Credit where it isn’t due
People simply borrow more so as to continue to spend
GEORGE WONDERS IF the new rules and regulations governing the extension of credit will have an effect on people’s addiction to shopping. If you think that the aggressive offering of credit to every Tom and Dick borders on insanity, then you’d probably also think that the continuing spending spree is insane.
“It wasn’t easy to lay the blame for high indebtedness at the banks’ doors, but at the end of the day it’s the consumer who signs the instalment sales agreement and offers his credit card at the till,” George explains to his niece. She had just received her first statement from her credit card division and is looking a bit pale. It wasn’t difficult to run up a few thousand rand worth of debt in the three weeks since she got her credit card. A new pair of Levis, a few CDs and a lunch at Mugg & Bean added R2 000 on to the credit card within a few hours.
Ask the guys at the SA Reserve Bank: total credit card debt increased to nearly R40bn at end-September 2006. The Bank’s new Quarterly Bulletin is due within days, and will probably show that debt increased further.
Total credit card debt increased by R1bn/ month since the beginning of 2005. For those who’ve forgotten, so R1bn is R1 000m. That means that South Africans add R31m to credit card debt every day, including Sundays and public
holidays, because shops are always open.
Total debt, including mortgages, instalment sales and leases, credit cards and other debt increased by more than 140% over the past five years, from R361bn at the beginning of 2002 to R878bn at September 2006.
Nobody can blame SA Reserve Bank Governor Tito Mboweni when he says people are getting into too much debt in order to buy stuff they don’t really need. He’s warned time and again that the strong demand for consumer products will eventually start to push inflation higher and put more pressure on interest rates. It’s clear that consumer spending is keeping the demand for credit strong. The most recent figures from Statistics SA show that retail sales are still growing fast – by more than R1bn/month. Retail sales increased by 15,5% during 2006. Retail sales are growing twice as fast as five years ago.
The growth in consumer spending and credit extension has been stimulated by lower interest rates and economic growth in general, as well as the strong increase in value of fixed assets, such as houses. On the one hand, it strengthened people’s balance sheets and so they could borrow more money. However, it also forced people to borrow more so as to be able to afford more expensive assets.
The increase in interest rates that took SA’s prime overdraft rate from its low of 9,5% to the current 11,5% doesn’t seem to have tempered any of our lust for shopping, even if we have less money to spend. The increase in interest rates costs us R1,3bn/month more in interest just on our mortgages. That’s money we could, and did, spend 18 months
It seems that people simply borrrow more to continue spending – and possibly without always knowing the exact cost of the debt.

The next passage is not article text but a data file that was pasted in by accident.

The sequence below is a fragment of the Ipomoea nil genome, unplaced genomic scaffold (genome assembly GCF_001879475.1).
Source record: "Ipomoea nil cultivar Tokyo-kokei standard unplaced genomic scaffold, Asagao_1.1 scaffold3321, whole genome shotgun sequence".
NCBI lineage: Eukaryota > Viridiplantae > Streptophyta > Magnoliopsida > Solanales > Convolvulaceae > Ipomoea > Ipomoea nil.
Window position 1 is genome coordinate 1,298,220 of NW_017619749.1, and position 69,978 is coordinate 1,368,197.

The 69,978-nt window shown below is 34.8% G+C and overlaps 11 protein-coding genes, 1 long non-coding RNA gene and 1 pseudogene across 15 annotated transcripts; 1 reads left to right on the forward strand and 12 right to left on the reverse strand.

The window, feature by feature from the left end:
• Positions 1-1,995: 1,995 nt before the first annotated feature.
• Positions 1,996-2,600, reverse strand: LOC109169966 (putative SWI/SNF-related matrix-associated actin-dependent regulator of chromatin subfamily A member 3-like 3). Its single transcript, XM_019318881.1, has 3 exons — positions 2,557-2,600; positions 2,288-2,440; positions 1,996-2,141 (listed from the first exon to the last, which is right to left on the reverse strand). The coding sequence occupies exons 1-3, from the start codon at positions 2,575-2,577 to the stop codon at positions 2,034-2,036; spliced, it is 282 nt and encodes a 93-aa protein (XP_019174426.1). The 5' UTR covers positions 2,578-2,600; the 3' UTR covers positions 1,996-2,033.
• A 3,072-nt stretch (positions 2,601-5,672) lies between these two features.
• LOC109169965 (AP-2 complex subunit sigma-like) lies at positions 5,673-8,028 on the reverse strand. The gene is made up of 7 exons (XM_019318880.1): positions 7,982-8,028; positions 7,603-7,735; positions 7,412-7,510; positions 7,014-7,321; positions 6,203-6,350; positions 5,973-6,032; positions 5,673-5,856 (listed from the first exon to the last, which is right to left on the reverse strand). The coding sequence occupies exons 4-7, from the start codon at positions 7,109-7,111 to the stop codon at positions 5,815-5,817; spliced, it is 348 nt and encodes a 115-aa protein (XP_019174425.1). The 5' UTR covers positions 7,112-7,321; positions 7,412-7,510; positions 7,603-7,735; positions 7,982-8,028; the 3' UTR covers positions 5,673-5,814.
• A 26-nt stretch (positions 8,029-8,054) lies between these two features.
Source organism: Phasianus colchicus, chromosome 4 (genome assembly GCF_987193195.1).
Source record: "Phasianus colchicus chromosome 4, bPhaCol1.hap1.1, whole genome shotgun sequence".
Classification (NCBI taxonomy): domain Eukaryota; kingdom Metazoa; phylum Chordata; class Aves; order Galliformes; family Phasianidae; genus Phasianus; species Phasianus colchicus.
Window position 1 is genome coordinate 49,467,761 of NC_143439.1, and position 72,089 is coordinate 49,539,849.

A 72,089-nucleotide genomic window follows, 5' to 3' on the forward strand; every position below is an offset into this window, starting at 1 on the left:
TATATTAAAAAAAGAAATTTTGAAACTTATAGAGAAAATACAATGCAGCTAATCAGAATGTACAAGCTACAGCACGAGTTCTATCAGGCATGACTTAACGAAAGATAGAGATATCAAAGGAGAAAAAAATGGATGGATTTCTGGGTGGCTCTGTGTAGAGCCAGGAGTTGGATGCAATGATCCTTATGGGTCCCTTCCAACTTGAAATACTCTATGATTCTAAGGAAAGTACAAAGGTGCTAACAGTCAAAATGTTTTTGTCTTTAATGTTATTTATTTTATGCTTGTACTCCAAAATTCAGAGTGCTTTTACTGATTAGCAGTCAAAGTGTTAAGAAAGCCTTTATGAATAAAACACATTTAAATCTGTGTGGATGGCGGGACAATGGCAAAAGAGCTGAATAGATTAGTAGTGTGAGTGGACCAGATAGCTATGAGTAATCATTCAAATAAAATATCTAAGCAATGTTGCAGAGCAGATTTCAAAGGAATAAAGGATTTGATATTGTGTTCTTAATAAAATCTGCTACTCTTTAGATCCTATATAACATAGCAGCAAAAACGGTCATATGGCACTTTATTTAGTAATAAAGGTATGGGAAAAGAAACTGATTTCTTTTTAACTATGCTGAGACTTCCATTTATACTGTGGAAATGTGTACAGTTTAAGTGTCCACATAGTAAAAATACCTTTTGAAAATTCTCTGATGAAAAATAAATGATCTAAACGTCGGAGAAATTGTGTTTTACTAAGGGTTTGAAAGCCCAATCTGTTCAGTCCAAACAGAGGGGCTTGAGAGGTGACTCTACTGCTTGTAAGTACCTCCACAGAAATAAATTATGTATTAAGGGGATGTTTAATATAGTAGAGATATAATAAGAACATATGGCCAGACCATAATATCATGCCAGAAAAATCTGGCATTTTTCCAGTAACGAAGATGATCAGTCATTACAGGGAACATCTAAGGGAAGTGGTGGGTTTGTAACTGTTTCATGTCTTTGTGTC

George receives a letter every other week from a bank to offer him a personal loan or to increase the limit on his credit card. Several paragraphs wax lyrical about how easy and convenient it is to have another R25 000 to spend. It will be paid into your bank account within 24 hours. There are even a few photographs of happy customers, smiling from ear to ear because they could go on holiday or have a party to celebrate their daughter’s birthday.
But such letters are quite vague concerning the interest rate or any administrative costs. That’s what the new National Credit Act wants to change. The Act aims to counter the irresponsible extension of credit by forcing financial institutions to explain – in clear and understandable language – the terms and conditions of debt agreements. In future, advertisements would have to contain prescribed facts and figures showing the cost of the debt and not merely the instalment.
Automatic increases in credit limits – such as the one that increased George’s credit card limit from R40 000 to R95 000 – will be regulated. Banks will also have to ensure that clients can afford the debt.
Problems with debt aren’t limited to SA. Similar concerns about the indebtedness of Americans have recently pushed financial shares on Wall Street lower. In some cases, US lenders offered borrowers loans without them having to complete a full application or supply proof of income. Admin costs are included in the capital and instalments limited to interest only.
Concerns are that house prices in the US could fall further and bankrupt those borrowers, as well as the lenders.
The prescriptions in SA’s new National Credit Act will hopefully help people to be more informed and act more responsibly. At the same time, borrowers need to accept responsibility for their actions.
“Just think,” George tells his niece, “if you had no debt, your whole salary would be yours every month.”